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Helping to protect our native birds from predators

Crombie Lockwood Taranaki Branch Manager, Aaron Hickson, shares how traplines are helping protect the region’s native birdlife, and supporting the Kiwis for kiwi initiative.

As an organisation, Crombie Lockwood is passionate about helping protect the iconic kiwi. Our partnership with Kiwis for kiwi saw the opening of the Crombie Lockwood Kiwi Burrow in October 2019, to incubate and hatch eggs from the wild for release into controlled, predator-free habitats.

Alongside the company’s efforts at a national level, Crombie Lockwood Taranaki Branch Manager, Aaron Hickson, wanted to do his part in keeping kiwi safe in his own province. He reached out to the Department of Conservation (DOC) to see what he could do, and traplines were the answer.

Picture of a pest trap

Picture of a pest trap

Taranaki team traps rats, stoats and weasels

Aaron was soon joined by Andrew Wallace of NZI Insurance, with Crombie Lockwood broker Kate Elliott often joining them as well. Following an induction and health and safety session with DOC, the team now maintain roughly 40 spring-loaded traps which help protect kiwi, whio (blue duck) and the North Island robin.

The traps catch rats, stoats, and weasels by luring them into the interior with the scent of a piece of bait (usually rabbit or goat meat). Curious predators are further enticed by the sight of a fake plastic egg.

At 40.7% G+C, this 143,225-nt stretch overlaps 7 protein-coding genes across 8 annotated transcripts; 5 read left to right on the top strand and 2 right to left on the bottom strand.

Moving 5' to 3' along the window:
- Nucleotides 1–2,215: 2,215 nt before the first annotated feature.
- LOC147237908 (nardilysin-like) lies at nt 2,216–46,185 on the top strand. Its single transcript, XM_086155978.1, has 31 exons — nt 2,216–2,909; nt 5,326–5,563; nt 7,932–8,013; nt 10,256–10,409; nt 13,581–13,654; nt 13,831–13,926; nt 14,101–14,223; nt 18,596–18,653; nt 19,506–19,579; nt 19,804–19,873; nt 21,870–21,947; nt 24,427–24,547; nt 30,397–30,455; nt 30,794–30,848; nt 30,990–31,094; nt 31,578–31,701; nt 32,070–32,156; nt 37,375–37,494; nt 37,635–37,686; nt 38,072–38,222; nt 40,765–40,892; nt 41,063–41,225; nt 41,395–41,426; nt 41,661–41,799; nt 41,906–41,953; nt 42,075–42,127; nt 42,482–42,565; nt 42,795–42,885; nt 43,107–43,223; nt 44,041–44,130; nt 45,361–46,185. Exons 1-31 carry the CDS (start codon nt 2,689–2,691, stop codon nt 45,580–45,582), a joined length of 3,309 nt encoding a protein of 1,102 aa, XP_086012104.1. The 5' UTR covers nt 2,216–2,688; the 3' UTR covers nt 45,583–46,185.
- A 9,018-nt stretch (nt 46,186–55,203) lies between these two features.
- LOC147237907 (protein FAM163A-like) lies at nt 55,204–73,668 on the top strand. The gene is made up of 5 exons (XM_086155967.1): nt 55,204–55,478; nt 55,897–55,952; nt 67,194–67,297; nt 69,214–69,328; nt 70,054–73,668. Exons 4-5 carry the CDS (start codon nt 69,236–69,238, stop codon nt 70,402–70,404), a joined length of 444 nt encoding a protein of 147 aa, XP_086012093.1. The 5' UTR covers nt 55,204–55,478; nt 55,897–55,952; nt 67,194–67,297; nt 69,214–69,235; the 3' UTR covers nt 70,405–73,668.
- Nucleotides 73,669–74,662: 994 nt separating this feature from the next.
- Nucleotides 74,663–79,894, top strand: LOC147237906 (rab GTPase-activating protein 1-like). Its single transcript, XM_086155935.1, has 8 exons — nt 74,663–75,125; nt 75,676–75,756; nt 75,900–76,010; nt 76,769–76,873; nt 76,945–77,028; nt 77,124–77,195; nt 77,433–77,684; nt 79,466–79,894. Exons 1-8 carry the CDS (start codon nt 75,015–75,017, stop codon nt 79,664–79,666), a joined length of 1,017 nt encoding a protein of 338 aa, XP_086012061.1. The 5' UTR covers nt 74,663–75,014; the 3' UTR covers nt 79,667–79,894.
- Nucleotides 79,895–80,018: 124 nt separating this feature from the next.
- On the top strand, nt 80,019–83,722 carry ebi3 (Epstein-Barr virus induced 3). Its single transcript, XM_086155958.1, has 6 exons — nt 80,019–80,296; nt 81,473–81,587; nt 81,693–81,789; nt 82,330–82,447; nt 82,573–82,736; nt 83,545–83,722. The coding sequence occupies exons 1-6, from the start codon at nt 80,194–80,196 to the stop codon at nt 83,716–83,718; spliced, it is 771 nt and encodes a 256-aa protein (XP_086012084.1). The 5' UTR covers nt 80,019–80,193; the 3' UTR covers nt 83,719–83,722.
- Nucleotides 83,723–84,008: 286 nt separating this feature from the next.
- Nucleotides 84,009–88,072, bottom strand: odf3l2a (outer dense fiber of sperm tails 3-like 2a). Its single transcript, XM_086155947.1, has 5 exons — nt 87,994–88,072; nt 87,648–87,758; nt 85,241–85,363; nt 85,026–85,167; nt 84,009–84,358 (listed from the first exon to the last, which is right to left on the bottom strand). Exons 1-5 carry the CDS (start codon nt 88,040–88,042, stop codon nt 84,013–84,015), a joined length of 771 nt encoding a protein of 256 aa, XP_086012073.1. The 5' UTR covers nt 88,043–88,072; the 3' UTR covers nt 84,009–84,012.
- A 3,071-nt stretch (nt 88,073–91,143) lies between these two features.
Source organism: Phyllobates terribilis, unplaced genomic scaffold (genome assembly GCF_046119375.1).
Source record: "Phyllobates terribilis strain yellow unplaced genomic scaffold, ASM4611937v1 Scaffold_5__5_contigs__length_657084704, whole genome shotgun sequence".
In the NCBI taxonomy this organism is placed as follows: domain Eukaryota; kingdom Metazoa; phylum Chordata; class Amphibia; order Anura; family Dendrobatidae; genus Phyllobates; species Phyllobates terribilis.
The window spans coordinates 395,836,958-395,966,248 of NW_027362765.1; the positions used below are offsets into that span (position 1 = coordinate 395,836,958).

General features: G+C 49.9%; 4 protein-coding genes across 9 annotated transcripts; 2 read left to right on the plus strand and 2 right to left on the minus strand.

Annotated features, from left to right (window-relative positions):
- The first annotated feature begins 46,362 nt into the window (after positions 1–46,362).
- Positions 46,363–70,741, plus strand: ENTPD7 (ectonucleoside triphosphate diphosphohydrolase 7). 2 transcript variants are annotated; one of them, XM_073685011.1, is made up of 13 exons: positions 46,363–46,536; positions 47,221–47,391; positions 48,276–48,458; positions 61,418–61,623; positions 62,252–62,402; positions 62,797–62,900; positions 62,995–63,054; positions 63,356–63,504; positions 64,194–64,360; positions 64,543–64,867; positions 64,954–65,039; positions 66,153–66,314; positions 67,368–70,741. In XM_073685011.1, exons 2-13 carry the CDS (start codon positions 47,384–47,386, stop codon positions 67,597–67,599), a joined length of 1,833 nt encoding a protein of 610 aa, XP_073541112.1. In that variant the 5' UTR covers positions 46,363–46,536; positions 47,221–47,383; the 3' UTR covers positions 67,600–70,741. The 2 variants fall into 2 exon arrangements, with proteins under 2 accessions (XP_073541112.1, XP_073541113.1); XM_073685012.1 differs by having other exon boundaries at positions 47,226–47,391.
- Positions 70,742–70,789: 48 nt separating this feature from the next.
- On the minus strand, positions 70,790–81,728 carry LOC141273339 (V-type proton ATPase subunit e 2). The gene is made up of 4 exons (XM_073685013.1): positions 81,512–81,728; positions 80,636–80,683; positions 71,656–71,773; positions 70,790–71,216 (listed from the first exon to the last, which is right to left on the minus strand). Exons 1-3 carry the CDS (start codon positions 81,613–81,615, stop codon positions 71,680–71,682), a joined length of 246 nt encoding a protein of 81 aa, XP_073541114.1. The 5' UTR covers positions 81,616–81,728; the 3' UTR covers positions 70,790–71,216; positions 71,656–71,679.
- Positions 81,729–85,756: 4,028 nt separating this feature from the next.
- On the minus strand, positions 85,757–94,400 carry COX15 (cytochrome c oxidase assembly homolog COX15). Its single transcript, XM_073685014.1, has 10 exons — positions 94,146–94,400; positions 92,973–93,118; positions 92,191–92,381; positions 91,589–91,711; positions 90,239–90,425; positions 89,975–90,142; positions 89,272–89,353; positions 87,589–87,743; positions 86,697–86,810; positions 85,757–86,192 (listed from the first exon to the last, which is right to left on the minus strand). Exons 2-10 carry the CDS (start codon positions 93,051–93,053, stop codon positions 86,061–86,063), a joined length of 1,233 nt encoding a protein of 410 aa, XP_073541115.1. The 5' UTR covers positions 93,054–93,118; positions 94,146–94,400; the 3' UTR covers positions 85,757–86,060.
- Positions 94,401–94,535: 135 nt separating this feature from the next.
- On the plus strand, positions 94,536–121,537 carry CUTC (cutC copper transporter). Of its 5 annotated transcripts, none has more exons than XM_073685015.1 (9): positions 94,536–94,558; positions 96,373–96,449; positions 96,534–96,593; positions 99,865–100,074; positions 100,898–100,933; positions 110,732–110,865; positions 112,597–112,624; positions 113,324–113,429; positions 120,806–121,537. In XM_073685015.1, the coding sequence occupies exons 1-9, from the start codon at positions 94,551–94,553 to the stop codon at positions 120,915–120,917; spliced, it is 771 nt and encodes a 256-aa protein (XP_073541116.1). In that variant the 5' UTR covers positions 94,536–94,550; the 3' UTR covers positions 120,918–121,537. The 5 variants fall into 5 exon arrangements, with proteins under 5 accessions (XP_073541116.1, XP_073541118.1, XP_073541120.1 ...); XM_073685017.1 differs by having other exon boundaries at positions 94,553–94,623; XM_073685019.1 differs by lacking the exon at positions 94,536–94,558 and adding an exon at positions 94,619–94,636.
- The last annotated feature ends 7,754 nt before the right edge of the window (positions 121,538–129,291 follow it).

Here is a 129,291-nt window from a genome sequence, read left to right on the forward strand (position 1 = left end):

“We have to maintain trap entrances to make sure the animals can get in by clearing cobwebs, because they don’t like those apparently,” says Aaron.

The team also record what they catch along with the specific trap number, giving DOC handy field data they can monitor.

“The idea is to get trapping going all over the country. I think everyone should give it a crack.” – Aaron Hickson

Trapping terrain tests physical strength 

Aaron and his fellow trampers are assigned to a trapline that runs from the North Egmont Visitor Centre, up the Holly Hut Track to the Kokowai Track. 

While the task started as an office initiative, the trapline terrain isn’t for everyone. It’s steep and requires a decent amount of physical strength, making it harder for the average volunteer to tackle. As a member of the Taranaki Alpine Club, and with ample experience tramping across the North Island, the terrain suits Aaron down to the ground.

“This particular trapline goes up past the razorback, and once you’re out of the bush line, you carry on around the mountain clearing traps every 50 odd metres,” he explains. “It gets to 1,344m above sea level at the highest point. The trip takes four hours depending on the weather; it could be a nice day, or it’s a blustering wind and bucketing down with rain.”

Taranaki split block image

Everyone can help make a difference

“The work is a bit like fishing, in that you’re trying to get a catch. When you’ve had a decent haul, you get a sense of self-satisfaction; you’ve caught 20-odd rats that would have been out there killing native birds otherwise.”

Aaron says that no matter where people are based around New Zealand, Kiwis can do their part in helping protect native birds too.

“The idea is to get trapping going all over the country. I think everyone should give it a crack, whether they're volunteering to do traplines, or just taking the opportunity to have traps in their backyard via initiatives like Predator Free NZ.

"It's all going to help reduce the number of predators that are out there because they can do significant harm to our birdlife.”

Published September 2021